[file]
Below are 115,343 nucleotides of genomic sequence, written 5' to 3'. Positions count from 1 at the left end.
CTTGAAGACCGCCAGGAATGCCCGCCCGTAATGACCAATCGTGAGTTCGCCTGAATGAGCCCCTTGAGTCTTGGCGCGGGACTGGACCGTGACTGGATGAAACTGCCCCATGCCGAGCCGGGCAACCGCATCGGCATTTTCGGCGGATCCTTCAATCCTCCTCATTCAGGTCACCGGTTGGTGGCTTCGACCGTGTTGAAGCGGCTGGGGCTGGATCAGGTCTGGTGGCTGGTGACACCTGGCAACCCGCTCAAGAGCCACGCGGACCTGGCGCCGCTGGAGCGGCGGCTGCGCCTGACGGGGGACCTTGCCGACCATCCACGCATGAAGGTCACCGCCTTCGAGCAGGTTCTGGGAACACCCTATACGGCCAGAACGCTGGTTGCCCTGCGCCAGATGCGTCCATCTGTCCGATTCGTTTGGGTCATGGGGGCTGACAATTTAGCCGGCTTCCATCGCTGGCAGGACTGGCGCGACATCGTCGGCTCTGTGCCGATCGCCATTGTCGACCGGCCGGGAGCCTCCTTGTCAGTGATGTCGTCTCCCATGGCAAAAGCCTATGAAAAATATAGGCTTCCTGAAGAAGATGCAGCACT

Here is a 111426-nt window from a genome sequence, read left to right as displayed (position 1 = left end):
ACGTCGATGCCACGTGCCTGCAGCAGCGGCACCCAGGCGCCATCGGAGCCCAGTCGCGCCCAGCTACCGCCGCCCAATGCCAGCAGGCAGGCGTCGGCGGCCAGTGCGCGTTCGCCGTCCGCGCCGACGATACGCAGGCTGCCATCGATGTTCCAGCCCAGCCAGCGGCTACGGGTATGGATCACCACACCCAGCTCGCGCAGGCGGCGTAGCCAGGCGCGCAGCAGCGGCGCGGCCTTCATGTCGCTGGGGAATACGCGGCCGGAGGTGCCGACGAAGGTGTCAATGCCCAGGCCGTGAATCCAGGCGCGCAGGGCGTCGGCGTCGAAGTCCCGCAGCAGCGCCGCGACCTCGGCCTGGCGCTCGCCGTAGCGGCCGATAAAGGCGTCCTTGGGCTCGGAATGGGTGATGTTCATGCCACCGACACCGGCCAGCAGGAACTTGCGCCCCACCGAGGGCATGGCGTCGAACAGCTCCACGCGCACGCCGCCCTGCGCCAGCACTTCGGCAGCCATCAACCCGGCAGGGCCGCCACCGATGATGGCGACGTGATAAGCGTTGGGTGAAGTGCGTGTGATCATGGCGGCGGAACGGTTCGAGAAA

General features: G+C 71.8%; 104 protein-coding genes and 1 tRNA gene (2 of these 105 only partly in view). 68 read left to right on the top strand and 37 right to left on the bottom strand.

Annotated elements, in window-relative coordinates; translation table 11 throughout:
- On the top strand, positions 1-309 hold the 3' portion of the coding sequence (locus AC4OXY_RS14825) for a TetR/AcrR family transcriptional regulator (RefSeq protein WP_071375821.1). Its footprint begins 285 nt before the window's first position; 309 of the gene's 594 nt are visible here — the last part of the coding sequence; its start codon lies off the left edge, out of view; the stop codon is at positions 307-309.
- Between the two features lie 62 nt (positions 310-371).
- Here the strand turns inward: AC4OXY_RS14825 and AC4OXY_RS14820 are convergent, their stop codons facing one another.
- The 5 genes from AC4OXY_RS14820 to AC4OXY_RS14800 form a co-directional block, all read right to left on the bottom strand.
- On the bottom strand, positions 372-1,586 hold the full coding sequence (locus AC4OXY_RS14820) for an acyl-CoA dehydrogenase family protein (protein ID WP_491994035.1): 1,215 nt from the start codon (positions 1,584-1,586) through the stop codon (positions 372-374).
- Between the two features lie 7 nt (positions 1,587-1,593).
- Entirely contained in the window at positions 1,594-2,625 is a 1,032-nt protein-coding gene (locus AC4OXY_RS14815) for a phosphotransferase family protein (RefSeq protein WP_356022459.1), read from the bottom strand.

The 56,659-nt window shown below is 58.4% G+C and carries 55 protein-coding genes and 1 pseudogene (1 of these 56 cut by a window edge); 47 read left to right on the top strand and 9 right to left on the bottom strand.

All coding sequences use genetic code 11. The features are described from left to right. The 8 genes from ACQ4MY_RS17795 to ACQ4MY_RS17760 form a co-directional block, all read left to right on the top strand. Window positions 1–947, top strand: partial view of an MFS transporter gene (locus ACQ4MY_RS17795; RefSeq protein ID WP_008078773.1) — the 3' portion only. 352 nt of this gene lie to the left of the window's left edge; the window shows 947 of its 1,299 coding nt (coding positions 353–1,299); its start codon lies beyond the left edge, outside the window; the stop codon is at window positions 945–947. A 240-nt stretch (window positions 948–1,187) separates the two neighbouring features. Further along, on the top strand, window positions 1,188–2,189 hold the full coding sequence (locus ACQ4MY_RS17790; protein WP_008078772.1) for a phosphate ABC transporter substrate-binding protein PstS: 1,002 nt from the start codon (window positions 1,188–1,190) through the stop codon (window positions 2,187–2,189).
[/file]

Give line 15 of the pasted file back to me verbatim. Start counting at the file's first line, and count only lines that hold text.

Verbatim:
All coding sequences use genetic code 11. The features are described from left to right. The 8 genes from ACQ4MY_RS17795 to ACQ4MY_RS17760 form a co-directional block, all read left to right on the top strand. Window positions 1–947, top strand: partial view of an MFS transporter gene (locus ACQ4MY_RS17795; RefSeq protein ID WP_008078773.1) — the 3' portion only. 352 nt of this gene lie to the left of the window's left edge; the window shows 947 of its 1,299 coding nt (coding positions 353–1,299); its start codon lies beyond the left edge, outside the window; the stop codon is at window positions 945–947. A 240-nt stretch (window positions 948–1,187) separates the two neighbouring features. Further along, on the top strand, window positions 1,188–2,189 hold the full coding sequence (locus ACQ4MY_RS17790; protein WP_008078772.1) for a phosphate ABC transporter substrate-binding protein PstS: 1,002 nt from the start codon (window positions 1,188–1,190) through the stop codon (window positions 2,187–2,189).